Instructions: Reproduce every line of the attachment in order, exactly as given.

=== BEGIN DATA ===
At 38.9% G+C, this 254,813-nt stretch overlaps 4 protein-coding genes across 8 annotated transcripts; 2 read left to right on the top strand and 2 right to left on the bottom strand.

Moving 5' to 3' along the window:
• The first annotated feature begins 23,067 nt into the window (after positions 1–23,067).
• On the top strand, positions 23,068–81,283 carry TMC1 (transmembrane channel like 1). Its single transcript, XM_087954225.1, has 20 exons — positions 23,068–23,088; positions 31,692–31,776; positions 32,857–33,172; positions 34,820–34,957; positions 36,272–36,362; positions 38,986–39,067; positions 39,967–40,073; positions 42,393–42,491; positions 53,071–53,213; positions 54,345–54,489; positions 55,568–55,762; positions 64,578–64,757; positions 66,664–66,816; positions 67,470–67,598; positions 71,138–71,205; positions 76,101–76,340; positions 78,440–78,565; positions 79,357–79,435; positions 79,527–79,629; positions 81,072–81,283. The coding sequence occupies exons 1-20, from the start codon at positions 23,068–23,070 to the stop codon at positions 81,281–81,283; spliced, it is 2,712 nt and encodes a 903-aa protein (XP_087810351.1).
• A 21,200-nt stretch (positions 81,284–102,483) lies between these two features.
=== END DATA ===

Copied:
At 38.9% G+C, this 254,813-nt stretch overlaps 4 protein-coding genes across 8 annotated transcripts; 2 read left to right on the top strand and 2 right to left on the bottom strand.

Moving 5' to 3' along the window:
• The first annotated feature begins 23,067 nt into the window (after positions 1–23,067).
• On the top strand, positions 23,068–81,283 carry TMC1 (transmembrane channel like 1). Its single transcript, XM_087954225.1, has 20 exons — positions 23,068–23,088; positions 31,692–31,776; positions 32,857–33,172; positions 34,820–34,957; positions 36,272–36,362; positions 38,986–39,067; positions 39,967–40,073; positions 42,393–42,491; positions 53,071–53,213; positions 54,345–54,489; positions 55,568–55,762; positions 64,578–64,757; positions 66,664–66,816; positions 67,470–67,598; positions 71,138–71,205; positions 76,101–76,340; positions 78,440–78,565; positions 79,357–79,435; positions 79,527–79,629; positions 81,072–81,283. The coding sequence occupies exons 1-20, from the start codon at positions 23,068–23,070 to the stop codon at positions 81,281–81,283; spliced, it is 2,712 nt and encodes a 903-aa protein (XP_087810351.1).
• A 21,200-nt stretch (positions 81,284–102,483) lies between these two features.